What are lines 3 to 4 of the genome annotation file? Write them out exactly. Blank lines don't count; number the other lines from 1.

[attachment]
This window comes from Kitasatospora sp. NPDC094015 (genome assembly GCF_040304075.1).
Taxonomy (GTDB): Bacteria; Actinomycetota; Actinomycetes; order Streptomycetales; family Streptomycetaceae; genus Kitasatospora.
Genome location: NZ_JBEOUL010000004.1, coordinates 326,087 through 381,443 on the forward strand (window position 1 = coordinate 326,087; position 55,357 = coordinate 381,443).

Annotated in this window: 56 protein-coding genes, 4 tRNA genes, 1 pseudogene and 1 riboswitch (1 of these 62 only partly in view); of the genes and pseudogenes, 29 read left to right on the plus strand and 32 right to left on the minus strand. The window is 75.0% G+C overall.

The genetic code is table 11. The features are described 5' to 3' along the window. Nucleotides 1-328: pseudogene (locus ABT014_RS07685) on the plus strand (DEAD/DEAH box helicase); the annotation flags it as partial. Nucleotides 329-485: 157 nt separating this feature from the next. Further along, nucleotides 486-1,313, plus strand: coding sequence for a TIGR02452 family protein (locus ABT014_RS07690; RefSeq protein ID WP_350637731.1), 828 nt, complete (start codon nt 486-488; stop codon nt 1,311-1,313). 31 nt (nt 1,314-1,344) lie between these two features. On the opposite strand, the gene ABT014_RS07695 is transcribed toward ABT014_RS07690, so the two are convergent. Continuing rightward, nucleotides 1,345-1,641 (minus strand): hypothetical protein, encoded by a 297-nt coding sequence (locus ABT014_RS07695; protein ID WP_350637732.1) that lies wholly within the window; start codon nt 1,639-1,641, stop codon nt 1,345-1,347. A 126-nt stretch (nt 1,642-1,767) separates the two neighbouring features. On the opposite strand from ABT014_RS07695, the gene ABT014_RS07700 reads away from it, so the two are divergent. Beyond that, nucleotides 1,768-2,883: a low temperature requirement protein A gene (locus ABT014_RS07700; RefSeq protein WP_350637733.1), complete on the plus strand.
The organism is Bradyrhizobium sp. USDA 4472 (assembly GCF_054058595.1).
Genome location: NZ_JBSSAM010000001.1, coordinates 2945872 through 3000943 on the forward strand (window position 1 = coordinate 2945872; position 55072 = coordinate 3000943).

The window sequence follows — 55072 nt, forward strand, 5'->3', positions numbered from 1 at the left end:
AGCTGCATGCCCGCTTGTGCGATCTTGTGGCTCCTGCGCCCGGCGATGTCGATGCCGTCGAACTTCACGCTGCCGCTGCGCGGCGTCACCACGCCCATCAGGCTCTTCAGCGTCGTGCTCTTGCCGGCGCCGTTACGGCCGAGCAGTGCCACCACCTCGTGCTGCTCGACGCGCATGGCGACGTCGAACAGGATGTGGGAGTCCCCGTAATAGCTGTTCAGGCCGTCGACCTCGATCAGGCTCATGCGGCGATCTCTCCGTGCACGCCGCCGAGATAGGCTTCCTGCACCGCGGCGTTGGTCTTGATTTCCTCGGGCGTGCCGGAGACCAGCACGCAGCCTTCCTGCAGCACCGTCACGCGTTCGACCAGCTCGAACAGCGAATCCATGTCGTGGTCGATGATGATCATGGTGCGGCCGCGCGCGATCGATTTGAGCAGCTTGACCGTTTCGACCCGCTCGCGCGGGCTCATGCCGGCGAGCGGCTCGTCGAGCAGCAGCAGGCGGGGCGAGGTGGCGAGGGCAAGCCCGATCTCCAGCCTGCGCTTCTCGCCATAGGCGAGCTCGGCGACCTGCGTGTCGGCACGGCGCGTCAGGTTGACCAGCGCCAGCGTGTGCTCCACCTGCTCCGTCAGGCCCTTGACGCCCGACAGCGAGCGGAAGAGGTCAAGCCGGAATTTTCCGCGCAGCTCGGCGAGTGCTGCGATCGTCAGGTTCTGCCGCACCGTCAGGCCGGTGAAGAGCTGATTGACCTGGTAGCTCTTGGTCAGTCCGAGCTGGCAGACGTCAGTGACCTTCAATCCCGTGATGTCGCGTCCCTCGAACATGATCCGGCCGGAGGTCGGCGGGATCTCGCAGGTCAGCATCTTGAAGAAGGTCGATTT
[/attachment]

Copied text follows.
Genome location: NZ_JBEOUL010000004.1, coordinates 326,087 through 381,443 on the forward strand (window position 1 = coordinate 326,087; position 55,357 = coordinate 381,443).

Annotated in this window: 56 protein-coding genes, 4 tRNA genes, 1 pseudogene and 1 riboswitch (1 of these 62 only partly in view); of the genes and pseudogenes, 29 read left to right on the plus strand and 32 right to left on the minus strand. The window is 75.0% G+C overall.